I love it when I get to use puns in my titles–it’s not quite clickbait, but it’s almost just as good. Anyways, stress. We often feel defeated by stress. We think stress is a sign of failure and inadequacy (and then we get stressed out for failing and being inadequate), but according to Kelly McGonigal, that perspective on stress is incorrect.
In an age of primetime scandals and uncertain politics, there are four things I like to watch: fun TV shows like Steven Universe and the Punisher, fun YouTube videos from creators like Lockstin & Gnoggin or Bird Keeper Toby, satirical news commentary from personalities such as Seth Meyers (if only he were single) and John Oliver, and TED Talks.
TED Talks, as it happens, also form the basis of the mindfulness elective I’m currently teaching. Inspired by the works of Kelly McGonigal and Brene Brown especially (my self-help gurus), this course strives to provide my students with a stress mindset intervention as well as strategies they can employ to conquer stress and shame and boost willpower.
Rather than a large number of quizzes and exams, most of the course is driven by self-reflective journals, and throughout this month, I’m committing myself to reflecting on each of these journals alongside my kids. Practice what you preach, right?
Here’s a fact about gematria, the alphanumeric philosophy that relates words with numbers: In Hebrew, the word “life” and the number 18 are synonymous.
And here’s a random thought: 0, representing nothingness, is like a blank space.
So here’s a play on words: 2018 literally means “to life”!
Okay, okay, you’re right, it should be “two life,” but that’s not as much fun. And it raises significantly many more psychological concerns than “to life,” which is not only reminiscent of Fiddler on the Roof, but also a sign that this year is a year for living.
I have a student who speaks badly about women, swears when he shouldn’t, and reacts poorly to perceived criticism and the consequences of his actions.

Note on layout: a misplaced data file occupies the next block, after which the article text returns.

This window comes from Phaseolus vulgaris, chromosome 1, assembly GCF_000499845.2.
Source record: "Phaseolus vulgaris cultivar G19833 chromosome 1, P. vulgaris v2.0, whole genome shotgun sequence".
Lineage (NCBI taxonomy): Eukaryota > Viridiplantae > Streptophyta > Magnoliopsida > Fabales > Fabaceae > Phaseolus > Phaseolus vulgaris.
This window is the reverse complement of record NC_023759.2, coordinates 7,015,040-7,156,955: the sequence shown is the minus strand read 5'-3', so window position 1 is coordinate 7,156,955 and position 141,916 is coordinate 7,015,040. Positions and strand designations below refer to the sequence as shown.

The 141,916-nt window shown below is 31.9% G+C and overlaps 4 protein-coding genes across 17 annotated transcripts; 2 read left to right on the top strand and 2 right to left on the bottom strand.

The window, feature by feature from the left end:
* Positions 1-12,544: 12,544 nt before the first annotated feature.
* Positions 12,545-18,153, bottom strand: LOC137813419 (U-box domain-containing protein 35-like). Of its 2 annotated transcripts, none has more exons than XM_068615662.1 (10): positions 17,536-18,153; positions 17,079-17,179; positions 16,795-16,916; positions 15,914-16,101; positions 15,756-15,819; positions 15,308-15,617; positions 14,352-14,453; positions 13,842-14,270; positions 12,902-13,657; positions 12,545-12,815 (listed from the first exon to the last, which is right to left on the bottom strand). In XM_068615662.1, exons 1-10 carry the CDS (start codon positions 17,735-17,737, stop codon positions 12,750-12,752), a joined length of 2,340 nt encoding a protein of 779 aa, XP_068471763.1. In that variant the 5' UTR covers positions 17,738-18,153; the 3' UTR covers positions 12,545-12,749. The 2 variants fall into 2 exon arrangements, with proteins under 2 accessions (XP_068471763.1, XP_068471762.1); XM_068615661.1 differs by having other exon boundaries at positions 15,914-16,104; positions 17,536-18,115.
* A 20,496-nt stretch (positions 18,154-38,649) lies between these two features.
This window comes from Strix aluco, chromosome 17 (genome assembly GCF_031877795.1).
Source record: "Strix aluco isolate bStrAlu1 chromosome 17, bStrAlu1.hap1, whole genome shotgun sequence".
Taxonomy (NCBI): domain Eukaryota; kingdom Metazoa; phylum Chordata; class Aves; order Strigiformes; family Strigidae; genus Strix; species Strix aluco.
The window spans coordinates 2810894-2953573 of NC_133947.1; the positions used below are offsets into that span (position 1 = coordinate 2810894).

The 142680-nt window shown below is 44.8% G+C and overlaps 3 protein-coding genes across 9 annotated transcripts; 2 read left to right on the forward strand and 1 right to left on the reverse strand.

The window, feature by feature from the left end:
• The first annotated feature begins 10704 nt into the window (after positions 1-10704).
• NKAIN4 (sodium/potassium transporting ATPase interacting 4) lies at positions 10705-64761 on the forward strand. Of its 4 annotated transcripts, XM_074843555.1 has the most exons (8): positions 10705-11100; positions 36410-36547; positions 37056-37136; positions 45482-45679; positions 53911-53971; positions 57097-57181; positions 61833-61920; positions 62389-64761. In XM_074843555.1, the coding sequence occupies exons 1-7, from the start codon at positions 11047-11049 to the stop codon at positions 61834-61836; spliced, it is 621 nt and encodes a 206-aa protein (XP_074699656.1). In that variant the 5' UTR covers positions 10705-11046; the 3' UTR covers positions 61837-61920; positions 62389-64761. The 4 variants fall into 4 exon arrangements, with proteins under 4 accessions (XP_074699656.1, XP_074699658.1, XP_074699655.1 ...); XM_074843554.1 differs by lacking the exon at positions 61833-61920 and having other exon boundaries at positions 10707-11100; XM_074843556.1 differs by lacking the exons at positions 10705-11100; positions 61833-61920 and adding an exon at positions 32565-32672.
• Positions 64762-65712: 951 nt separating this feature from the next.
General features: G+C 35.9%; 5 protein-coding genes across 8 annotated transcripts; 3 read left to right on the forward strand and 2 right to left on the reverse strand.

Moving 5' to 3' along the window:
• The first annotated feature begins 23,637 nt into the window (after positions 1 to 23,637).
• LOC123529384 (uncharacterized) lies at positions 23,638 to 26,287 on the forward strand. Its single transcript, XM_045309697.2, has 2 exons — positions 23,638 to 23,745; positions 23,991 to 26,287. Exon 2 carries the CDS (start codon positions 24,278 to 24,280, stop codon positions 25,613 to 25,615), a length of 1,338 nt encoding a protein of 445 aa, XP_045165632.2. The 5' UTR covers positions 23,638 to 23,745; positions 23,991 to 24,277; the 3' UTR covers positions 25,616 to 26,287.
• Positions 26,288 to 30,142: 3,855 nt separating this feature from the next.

I ask him casually in the hall how his day is going and he keeps walking without even looking in my direction. I sit down next to him in class to check in and I have to say his name half a dozen times before he begrudgingly acknowledges me. I try to have productive, relationship-building conversations, and he actively shuts me out.
Then he grabs some chalk and writes insulting messages on the chalk boards.
And then he gets pissed off and storms out when he gets in trouble.
My feelings are strong, and mixed, and I’ve yet to fully process the significance of a Trump presidency and the impact it’ll have on me, my friends, my family, and my kids.
But no matter how long my mind whirs and spits out warnings and error messages, it doesn’t change the fact that tomorrow the 45th President of the United States will take office–and whether we love him, hate him, or ignore him, that fact cannot be changed.
For the past few days I’ve felt a burning desire to spit fire and blame at my former fiance. I couldn’t explain it, and I was reeling against myself for wanting so badly to push all the blame on him. I shared these feelings with a close friend of mine, and while she could empathize, she assured me these urges were natural and that if I felt I should tell him something, then I should.